A major incident under investigation is the bombing of a UN-run school which killed 43 people, most of them children who had been directed to the school for shelter. The Israeli army claimed it was responding to rocket fire coming from within the school grounds. The army produced footage to validate its claims after the UN denied there were militants operating within the school compound. The Israeli army, when challenged, admitted the footage was fifteen months old and in that case the school had been evacuated before being taken over by militants.

In another serious case the Israeli army is accused of rounding up around 400 people and designating a school for them to take shelter. They were warned not to move from the building. A day later the building was bombed by Isreali warplanes and scores were killed or wounded.

There is similar serious concern over the indiscriminate firing of rockets by Hamas into civilian areas in southern Israel. Three civilians have been killed by the attacks since December 27.

Amnesty International has urged all parties to the conflict, as well as the international community, to ensure a “thorough, independent and impartial investigation” is established without delay into abuses of international human rights and humanitarian law, and to ensure “full accountability.”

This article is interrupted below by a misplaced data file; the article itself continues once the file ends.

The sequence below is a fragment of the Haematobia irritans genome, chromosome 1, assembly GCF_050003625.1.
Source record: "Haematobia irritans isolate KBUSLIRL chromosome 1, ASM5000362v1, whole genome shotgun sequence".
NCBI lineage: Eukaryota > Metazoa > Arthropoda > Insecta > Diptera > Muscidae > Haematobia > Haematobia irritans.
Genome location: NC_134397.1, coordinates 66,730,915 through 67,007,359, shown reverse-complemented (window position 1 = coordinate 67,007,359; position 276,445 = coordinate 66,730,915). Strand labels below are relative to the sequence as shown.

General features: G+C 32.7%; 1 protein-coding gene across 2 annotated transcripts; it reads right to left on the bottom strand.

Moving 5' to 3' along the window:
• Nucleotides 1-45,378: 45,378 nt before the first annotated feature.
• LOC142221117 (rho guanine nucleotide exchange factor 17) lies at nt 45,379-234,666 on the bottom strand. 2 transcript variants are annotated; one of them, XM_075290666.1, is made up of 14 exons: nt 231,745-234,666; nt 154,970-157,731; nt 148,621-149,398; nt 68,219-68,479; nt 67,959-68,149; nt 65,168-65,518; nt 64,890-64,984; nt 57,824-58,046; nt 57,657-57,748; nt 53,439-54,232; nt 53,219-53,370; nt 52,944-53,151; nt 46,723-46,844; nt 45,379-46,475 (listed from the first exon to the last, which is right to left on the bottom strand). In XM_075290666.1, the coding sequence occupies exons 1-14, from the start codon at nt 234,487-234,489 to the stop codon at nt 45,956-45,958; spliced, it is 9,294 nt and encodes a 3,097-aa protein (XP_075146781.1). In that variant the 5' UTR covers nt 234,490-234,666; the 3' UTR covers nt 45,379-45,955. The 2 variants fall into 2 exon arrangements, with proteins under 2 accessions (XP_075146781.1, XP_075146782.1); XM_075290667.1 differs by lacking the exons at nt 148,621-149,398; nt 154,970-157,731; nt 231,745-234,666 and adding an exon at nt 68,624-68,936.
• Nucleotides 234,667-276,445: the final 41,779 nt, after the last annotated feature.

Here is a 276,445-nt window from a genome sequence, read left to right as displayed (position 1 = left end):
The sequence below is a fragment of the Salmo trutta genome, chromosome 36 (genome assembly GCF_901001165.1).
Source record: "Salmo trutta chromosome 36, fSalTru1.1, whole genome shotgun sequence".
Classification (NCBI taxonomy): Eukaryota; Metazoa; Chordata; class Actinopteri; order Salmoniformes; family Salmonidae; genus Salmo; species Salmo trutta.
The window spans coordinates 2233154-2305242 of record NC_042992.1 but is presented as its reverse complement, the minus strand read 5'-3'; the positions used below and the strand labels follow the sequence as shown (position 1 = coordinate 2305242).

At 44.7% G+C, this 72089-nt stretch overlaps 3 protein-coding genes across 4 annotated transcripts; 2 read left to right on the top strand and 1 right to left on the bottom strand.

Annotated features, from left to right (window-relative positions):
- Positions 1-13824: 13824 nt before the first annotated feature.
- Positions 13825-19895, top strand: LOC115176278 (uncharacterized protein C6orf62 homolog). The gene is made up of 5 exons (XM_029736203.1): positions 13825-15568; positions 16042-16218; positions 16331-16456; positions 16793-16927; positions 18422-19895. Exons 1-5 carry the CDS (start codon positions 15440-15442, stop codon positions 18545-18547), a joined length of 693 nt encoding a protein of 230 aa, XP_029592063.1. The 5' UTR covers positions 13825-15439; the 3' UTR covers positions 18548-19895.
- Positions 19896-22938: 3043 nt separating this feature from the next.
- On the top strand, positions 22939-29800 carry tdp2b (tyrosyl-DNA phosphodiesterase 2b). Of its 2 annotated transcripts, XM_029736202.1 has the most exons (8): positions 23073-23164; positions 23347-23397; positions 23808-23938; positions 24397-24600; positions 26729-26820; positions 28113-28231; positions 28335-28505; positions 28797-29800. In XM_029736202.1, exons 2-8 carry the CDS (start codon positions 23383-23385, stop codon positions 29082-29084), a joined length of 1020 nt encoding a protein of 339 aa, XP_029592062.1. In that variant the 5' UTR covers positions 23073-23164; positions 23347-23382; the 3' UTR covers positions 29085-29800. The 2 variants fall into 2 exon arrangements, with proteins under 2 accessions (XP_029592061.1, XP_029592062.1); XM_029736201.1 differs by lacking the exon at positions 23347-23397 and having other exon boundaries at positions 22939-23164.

“These include Israeli attacks that have been directed at civilians or civilian buildings in the Gaza Strip, or which are disproportionate, and Palestinian armed groups’ indiscriminate rocket attacks into civilian population centres in southern Israel,” an Amnesty statement released this week said.

“Where appropriate, states must be ready to initiate criminal investigations and carry out prosecutions before their own courts if the evidence warrants it.”

“The Israeli army’s attacks are often disproportionate and have killed hundreds of unarmed civilians,” said the Amnesty statement. “Attacks are also directed at civilians and civilian buildings.”

“Most of the civilian population in Gaza has no access to the humanitarian aid on which they depend,” said Amnesty. “They have nowhere to go for safety, while hospitals are overstretched and lacking basic necessities.”

“Meanwhile, Hamas and other Palestinian armed groups persist in firing indiscriminate rockets into Israel.”